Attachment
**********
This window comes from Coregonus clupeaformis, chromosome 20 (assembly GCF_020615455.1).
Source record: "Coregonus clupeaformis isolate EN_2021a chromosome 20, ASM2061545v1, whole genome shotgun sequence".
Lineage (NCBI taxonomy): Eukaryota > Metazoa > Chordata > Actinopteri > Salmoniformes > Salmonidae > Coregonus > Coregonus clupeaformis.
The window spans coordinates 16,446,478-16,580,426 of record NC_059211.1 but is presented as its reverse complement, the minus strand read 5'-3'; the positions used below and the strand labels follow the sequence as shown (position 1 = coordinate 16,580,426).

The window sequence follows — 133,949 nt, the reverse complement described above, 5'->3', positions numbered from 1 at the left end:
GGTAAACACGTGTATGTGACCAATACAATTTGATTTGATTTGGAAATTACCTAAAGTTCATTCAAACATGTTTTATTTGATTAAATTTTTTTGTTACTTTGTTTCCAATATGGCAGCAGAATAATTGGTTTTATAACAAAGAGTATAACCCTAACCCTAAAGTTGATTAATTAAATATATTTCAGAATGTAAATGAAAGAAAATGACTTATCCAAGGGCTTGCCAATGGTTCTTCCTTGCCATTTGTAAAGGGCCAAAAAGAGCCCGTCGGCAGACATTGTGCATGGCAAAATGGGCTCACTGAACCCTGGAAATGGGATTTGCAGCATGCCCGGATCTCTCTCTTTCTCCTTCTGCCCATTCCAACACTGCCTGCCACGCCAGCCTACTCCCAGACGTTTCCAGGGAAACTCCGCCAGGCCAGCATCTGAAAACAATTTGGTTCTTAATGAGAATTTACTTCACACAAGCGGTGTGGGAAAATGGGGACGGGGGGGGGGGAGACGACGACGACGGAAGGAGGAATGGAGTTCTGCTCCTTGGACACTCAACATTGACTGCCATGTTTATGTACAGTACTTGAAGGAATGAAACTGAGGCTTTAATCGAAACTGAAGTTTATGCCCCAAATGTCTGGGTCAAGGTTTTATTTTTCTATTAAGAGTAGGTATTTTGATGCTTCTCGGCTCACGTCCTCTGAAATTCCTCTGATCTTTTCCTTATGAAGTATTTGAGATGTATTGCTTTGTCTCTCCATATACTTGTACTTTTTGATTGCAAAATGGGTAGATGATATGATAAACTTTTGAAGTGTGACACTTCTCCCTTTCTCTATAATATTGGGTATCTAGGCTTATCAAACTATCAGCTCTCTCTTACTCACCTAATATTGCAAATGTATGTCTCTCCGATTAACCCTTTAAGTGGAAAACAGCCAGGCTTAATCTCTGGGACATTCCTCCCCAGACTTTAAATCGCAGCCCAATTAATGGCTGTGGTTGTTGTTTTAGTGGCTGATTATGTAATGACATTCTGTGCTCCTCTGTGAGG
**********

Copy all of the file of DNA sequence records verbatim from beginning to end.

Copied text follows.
This window comes from Coregonus clupeaformis, chromosome 20 (assembly GCF_020615455.1).
Source record: "Coregonus clupeaformis isolate EN_2021a chromosome 20, ASM2061545v1, whole genome shotgun sequence".
Lineage (NCBI taxonomy): Eukaryota > Metazoa > Chordata > Actinopteri > Salmoniformes > Salmonidae > Coregonus > Coregonus clupeaformis.
The window spans coordinates 16,446,478-16,580,426 of record NC_059211.1 but is presented as its reverse complement, the minus strand read 5'-3'; the positions used below and the strand labels follow the sequence as shown (position 1 = coordinate 16,580,426).

The window sequence follows — 133,949 nt, the reverse complement described above, 5'->3', positions numbered from 1 at the left end:
GGTAAACACGTGTATGTGACCAATACAATTTGATTTGATTTGGAAATTACCTAAAGTTCATTCAAACATGTTTTATTTGATTAAATTTTTTTGTTACTTTGTTTCCAATATGGCAGCAGAATAATTGGTTTTATAACAAAGAGTATAACCCTAACCCTAAAGTTGATTAATTAAATATATTTCAGAATGTAAATGAAAGAAAATGACTTATCCAAGGGCTTGCCAATGGTTCTTCCTTGCCATTTGTAAAGGGCCAAAAAGAGCCCGTCGGCAGACATTGTGCATGGCAAAATGGGCTCACTGAACCCTGGAAATGGGATTTGCAGCATGCCCGGATCTCTCTCTTTCTCCTTCTGCCCATTCCAACACTGCCTGCCACGCCAGCCTACTCCCAGACGTTTCCAGGGAAACTCCGCCAGGCCAGCATCTGAAAACAATTTGGTTCTTAATGAGAATTTACTTCACACAAGCGGTGTGGGAAAATGGGGACGGGGGGGGGGGAGACGACGACGACGGAAGGAGGAATGGAGTTCTGCTCCTTGGACACTCAACATTGACTGCCATGTTTATGTACAGTACTTGAAGGAATGAAACTGAGGCTTTAATCGAAACTGAAGTTTATGCCCCAAATGTCTGGGTCAAGGTTTTATTTTTCTATTAAGAGTAGGTATTTTGATGCTTCTCGGCTCACGTCCTCTGAAATTCCTCTGATCTTTTCCTTATGAAGTATTTGAGATGTATTGCTTTGTCTCTCCATATACTTGTACTTTTTGATTGCAAAATGGGTAGATGATATGATAAACTTTTGAAGTGTGACACTTCTCCCTTTCTCTATAATATTGGGTATCTAGGCTTATCAAACTATCAGCTCTCTCTTACTCACCTAATATTGCAAATGTATGTCTCTCCGATTAACCCTTTAAGTGGAAAACAGCCAGGCTTAATCTCTGGGACATTCCTCCCCAGACTTTAAATCGCAGCCCAATTAATGGCTGTGGTTGTTGTTTTAGTGGCTGATTATGTAATGACATTCTGTGCTCCTCTGTGAGG